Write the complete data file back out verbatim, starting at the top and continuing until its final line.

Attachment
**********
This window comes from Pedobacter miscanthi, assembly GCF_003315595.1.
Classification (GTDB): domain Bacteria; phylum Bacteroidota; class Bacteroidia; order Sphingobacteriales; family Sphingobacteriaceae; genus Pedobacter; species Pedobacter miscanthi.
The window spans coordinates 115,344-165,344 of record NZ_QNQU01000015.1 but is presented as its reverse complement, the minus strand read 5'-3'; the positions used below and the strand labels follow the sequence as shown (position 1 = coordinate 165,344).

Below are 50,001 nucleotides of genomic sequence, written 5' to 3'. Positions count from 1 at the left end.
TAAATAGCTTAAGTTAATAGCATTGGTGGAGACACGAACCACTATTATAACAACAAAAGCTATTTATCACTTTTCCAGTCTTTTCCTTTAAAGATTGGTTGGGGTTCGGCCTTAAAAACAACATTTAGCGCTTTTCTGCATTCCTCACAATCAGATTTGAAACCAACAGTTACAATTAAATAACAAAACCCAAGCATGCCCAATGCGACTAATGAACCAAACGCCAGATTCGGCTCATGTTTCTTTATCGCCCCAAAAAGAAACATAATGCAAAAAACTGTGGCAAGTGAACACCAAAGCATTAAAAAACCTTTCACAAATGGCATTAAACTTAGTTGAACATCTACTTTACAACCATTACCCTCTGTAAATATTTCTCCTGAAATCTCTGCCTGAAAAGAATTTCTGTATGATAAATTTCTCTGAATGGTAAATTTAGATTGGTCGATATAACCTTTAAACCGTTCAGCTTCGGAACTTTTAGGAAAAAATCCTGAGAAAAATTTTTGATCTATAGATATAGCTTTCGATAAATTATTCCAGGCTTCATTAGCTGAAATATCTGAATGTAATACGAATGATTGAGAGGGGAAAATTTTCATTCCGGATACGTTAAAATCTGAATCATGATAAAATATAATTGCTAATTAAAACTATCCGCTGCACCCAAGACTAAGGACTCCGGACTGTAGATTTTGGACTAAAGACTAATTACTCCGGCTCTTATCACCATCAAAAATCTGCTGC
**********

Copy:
This window comes from Pedobacter miscanthi, assembly GCF_003315595.1.
Classification (GTDB): domain Bacteria; phylum Bacteroidota; class Bacteroidia; order Sphingobacteriales; family Sphingobacteriaceae; genus Pedobacter; species Pedobacter miscanthi.
The window spans coordinates 115,344-165,344 of record NZ_QNQU01000015.1 but is presented as its reverse complement, the minus strand read 5'-3'; the positions used below and the strand labels follow the sequence as shown (position 1 = coordinate 165,344).

Below are 50,001 nucleotides of genomic sequence, written 5' to 3'. Positions count from 1 at the left end.
TAAATAGCTTAAGTTAATAGCATTGGTGGAGACACGAACCACTATTATAACAACAAAAGCTATTTATCACTTTTCCAGTCTTTTCCTTTAAAGATTGGTTGGGGTTCGGCCTTAAAAACAACATTTAGCGCTTTTCTGCATTCCTCACAATCAGATTTGAAACCAACAGTTACAATTAAATAACAAAACCCAAGCATGCCCAATGCGACTAATGAACCAAACGCCAGATTCGGCTCATGTTTCTTTATCGCCCCAAAAAGAAACATAATGCAAAAAACTGTGGCAAGTGAACACCAAAGCATTAAAAAACCTTTCACAAATGGCATTAAACTTAGTTGAACATCTACTTTACAACCATTACCCTCTGTAAATATTTCTCCTGAAATCTCTGCCTGAAAAGAATTTCTGTATGATAAATTTCTCTGAATGGTAAATTTAGATTGGTCGATATAACCTTTAAACCGTTCAGCTTCGGAACTTTTAGGAAAAAATCCTGAGAAAAATTTTTGATCTATAGATATAGCTTTCGATAAATTATTCCAGGCTTCATTAGCTGAAATATCTGAATGTAATACGAATGATTGAGAGGGGAAAATTTTCATTCCGGATACGTTAAAATCTGAATCATGATAAAATATAATTGCTAATTAAAACTATCCGCTGCACCCAAGACTAAGGACTCCGGACTGTAGATTTTGGACTAAAGACTAATTACTCCGGCTCTTATCACCATCAAAAATCTGCTGC